“It’s all about outsmarting the other guy… You guys need to figure out the best outcome and the minimal outcome… What will you do yourselves and what will you outsource? What’s your HR policy — how will you attract and retain talent? How much money will you need and where is it coming from? What is your senior management capacity and bandwidth? What are the roles of responsibility and how do you make those accountable? How much of your role is governance and how much is operational? Who does the firefighting? What are the risks and how do you mitigate them?”
Nilekani speaks with quiet authority yet the tone is conversational, neither preachy nor self-aggrandizing. He offers to sit with them in six months to review progress, saying he will fly out to Pune and reduce the carbon footprint rather than have the six of them fly to Bangalore. He also offers to visit their factory the next time he is in Sirsi.
“The family is known to me and the patriarch miraculously found a house for us in Bombay (Mumbai) when Rohini and I were newlyweds. I can never forget that,” he says. Again, repaying old debts.
Then there is Nilekani’s reform agenda, including, for now, e-governance, urban issues, and climate change. He has given nearly $4 million to set up the E-governments Foundation (www.egovernments.org) that aims to use technology to help municipal governments. It is run by former Intel Corp. executive Srikanth Nadhamuni, a passionate advocate for e-governance, whose wife, Sunita, happens to head Rohini’s foundation.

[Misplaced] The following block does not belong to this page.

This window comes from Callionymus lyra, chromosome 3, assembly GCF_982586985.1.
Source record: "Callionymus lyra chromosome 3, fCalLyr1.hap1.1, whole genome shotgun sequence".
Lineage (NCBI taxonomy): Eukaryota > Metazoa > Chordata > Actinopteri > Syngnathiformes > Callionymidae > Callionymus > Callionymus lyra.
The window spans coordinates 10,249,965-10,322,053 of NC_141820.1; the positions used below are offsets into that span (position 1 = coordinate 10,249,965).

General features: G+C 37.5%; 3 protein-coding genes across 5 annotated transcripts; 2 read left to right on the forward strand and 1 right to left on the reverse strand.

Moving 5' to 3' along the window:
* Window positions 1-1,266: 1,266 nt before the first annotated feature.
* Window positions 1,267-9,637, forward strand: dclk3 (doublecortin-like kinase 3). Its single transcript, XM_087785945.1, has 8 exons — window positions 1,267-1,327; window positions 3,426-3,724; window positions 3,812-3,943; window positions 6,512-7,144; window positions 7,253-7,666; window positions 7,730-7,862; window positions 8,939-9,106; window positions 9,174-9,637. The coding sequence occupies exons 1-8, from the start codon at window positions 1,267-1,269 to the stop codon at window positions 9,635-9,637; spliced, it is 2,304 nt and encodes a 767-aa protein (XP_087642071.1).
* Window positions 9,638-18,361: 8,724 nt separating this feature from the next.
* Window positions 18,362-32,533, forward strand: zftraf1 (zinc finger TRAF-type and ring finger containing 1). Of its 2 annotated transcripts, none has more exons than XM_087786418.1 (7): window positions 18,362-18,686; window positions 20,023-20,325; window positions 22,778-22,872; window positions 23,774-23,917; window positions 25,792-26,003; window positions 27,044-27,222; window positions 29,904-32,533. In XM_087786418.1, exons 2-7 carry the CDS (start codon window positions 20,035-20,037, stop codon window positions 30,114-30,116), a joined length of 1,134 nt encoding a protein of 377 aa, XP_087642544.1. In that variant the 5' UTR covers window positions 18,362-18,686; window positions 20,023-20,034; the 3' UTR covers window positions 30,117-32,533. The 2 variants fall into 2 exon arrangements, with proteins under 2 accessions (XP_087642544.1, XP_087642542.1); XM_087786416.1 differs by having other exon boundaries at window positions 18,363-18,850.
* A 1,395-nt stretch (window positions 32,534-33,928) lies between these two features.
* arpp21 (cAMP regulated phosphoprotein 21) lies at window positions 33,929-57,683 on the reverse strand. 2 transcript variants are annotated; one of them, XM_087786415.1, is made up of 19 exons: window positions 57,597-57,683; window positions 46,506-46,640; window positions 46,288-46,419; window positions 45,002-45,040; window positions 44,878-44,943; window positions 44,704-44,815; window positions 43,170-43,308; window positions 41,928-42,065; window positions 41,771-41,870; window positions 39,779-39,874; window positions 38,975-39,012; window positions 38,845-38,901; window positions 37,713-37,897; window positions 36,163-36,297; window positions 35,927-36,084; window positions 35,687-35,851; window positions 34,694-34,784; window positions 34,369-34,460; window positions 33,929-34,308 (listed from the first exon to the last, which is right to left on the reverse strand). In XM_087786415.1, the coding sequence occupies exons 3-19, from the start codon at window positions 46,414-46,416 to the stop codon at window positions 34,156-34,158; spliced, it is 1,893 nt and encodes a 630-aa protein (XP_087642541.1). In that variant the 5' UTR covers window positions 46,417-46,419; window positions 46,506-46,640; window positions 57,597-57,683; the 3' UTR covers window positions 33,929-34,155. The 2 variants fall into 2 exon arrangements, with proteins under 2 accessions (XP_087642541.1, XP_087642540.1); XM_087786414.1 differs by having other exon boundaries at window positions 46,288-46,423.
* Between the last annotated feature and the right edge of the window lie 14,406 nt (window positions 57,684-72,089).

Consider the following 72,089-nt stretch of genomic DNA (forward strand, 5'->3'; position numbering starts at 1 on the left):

Every now and then, Nilekani visits the E-governments Foundation’s office in Indranagar for an update. Sitting in a tiny room, amid swarms of wires and cups of Café Coffee Day coffee (which, by the way, is owned by another Nilekani friend, V.G. Siddhartha), Nilekani listens to Nadhamuni make a presentation about governance and how to make it profitable. The tone is congenial; the atmosphere collegial. Nilekani seems perfectly at home, laughing and joking with the guys. Sure enough, out comes a line that he uses often: “I don’t know why you’d want to hang around jokers like me.”
Joker is a word Nilekani, 53, uses often, and to great effect. Bozo and yaar (friend in Hindi) are others. This does several things: It disarms people and makes Nilekani appear more approachable than he is. It also allows him to interrupt rambling presentations without seeming rude.
Indeed, within Infosys, Nilekani is famous for cutting off speeches. “You walk in with a half-hour presentation and 3 minutes later, he’s like, ‘Okay, I get it. Now what?’,” says Sanjay Purohit, head of Infosys’ corporate planning division. Over the years, thanks to numerous 360-degree evaluations, Nilekani has also tried to temper his impatience. “For someone with such a quick mind, he is a superb listener,” says his friend, designer Sujata Keshavan.
One afternoon, Nilekani spends 4 hours at the offices of Janaagraha, an urban reforms group co-founded by (Mint columnist) Ramesh Ramanathan. He listens to a long presentation from a distinguished lawyer and academic about what is wrong with the Indian judicial system. In the end, the men brainstorm ways of fixing it: At one point during the lawyer’s oration, Nilekani interrupts him with a, “Boss, Boss…let’s look at it this way.” It is classic Nilekani. Disarm, then deliver ideas.